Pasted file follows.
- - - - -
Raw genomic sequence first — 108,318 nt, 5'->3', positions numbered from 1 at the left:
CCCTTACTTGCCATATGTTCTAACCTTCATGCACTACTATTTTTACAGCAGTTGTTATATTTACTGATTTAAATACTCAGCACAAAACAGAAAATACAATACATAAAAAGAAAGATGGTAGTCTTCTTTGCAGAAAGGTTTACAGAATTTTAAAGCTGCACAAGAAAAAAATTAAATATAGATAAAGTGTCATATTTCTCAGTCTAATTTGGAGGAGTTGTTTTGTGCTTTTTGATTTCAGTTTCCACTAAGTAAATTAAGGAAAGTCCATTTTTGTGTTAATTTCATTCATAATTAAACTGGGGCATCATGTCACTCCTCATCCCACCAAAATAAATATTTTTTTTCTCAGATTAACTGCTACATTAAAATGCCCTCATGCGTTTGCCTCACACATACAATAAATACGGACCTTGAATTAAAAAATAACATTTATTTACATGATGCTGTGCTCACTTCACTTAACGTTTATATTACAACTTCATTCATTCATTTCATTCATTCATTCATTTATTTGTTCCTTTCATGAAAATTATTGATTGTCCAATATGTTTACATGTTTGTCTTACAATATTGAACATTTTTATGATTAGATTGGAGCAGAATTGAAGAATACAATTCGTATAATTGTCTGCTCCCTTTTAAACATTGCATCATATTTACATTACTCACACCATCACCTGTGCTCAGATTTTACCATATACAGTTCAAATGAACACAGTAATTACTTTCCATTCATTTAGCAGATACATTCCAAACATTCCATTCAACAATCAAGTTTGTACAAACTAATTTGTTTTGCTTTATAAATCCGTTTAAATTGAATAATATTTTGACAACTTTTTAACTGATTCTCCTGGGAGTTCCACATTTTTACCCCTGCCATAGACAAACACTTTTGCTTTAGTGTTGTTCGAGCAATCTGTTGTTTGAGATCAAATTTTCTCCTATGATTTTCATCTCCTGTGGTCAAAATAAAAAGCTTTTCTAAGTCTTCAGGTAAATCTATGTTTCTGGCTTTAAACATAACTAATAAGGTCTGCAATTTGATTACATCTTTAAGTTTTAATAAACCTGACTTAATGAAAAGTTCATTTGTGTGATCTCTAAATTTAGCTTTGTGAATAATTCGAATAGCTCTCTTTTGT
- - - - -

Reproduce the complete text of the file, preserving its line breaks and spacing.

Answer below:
Raw genomic sequence first — 108,318 nt, 5'->3', positions numbered from 1 at the left:
CCCTTACTTGCCATATGTTCTAACCTTCATGCACTACTATTTTTACAGCAGTTGTTATATTTACTGATTTAAATACTCAGCACAAAACAGAAAATACAATACATAAAAAGAAAGATGGTAGTCTTCTTTGCAGAAAGGTTTACAGAATTTTAAAGCTGCACAAGAAAAAAATTAAATATAGATAAAGTGTCATATTTCTCAGTCTAATTTGGAGGAGTTGTTTTGTGCTTTTTGATTTCAGTTTCCACTAAGTAAATTAAGGAAAGTCCATTTTTGTGTTAATTTCATTCATAATTAAACTGGGGCATCATGTCACTCCTCATCCCACCAAAATAAATATTTTTTTTCTCAGATTAACTGCTACATTAAAATGCCCTCATGCGTTTGCCTCACACATACAATAAATACGGACCTTGAATTAAAAAATAACATTTATTTACATGATGCTGTGCTCACTTCACTTAACGTTTATATTACAACTTCATTCATTCATTTCATTCATTCATTCATTTATTTGTTCCTTTCATGAAAATTATTGATTGTCCAATATGTTTACATGTTTGTCTTACAATATTGAACATTTTTATGATTAGATTGGAGCAGAATTGAAGAATACAATTCGTATAATTGTCTGCTCCCTTTTAAACATTGCATCATATTTACATTACTCACACCATCACCTGTGCTCAGATTTTACCATATACAGTTCAAATGAACACAGTAATTACTTTCCATTCATTTAGCAGATACATTCCAAACATTCCATTCAACAATCAAGTTTGTACAAACTAATTTGTTTTGCTTTATAAATCCGTTTAAATTGAATAATATTTTGACAACTTTTTAACTGATTCTCCTGGGAGTTCCACATTTTTACCCCTGCCATAGACAAACACTTTTGCTTTAGTGTTGTTCGAGCAATCTGTTGTTTGAGATCAAATTTTCTCCTATGATTTTCATCTCCTGTGGTCAAAATAAAAAGCTTTTCTAAGTCTTCAGGTAAATCTATGTTTCTGGCTTTAAACATAACTAATAAGGTCTGCAATTTGATTACATCTTTAAGTTTTAATAAACCTGACTTAATGAAAAGTTCATTTGTGTGATCTCTAAATTTAGCTTTGTGAATAATTCGAATAGCTCTCTTTTGT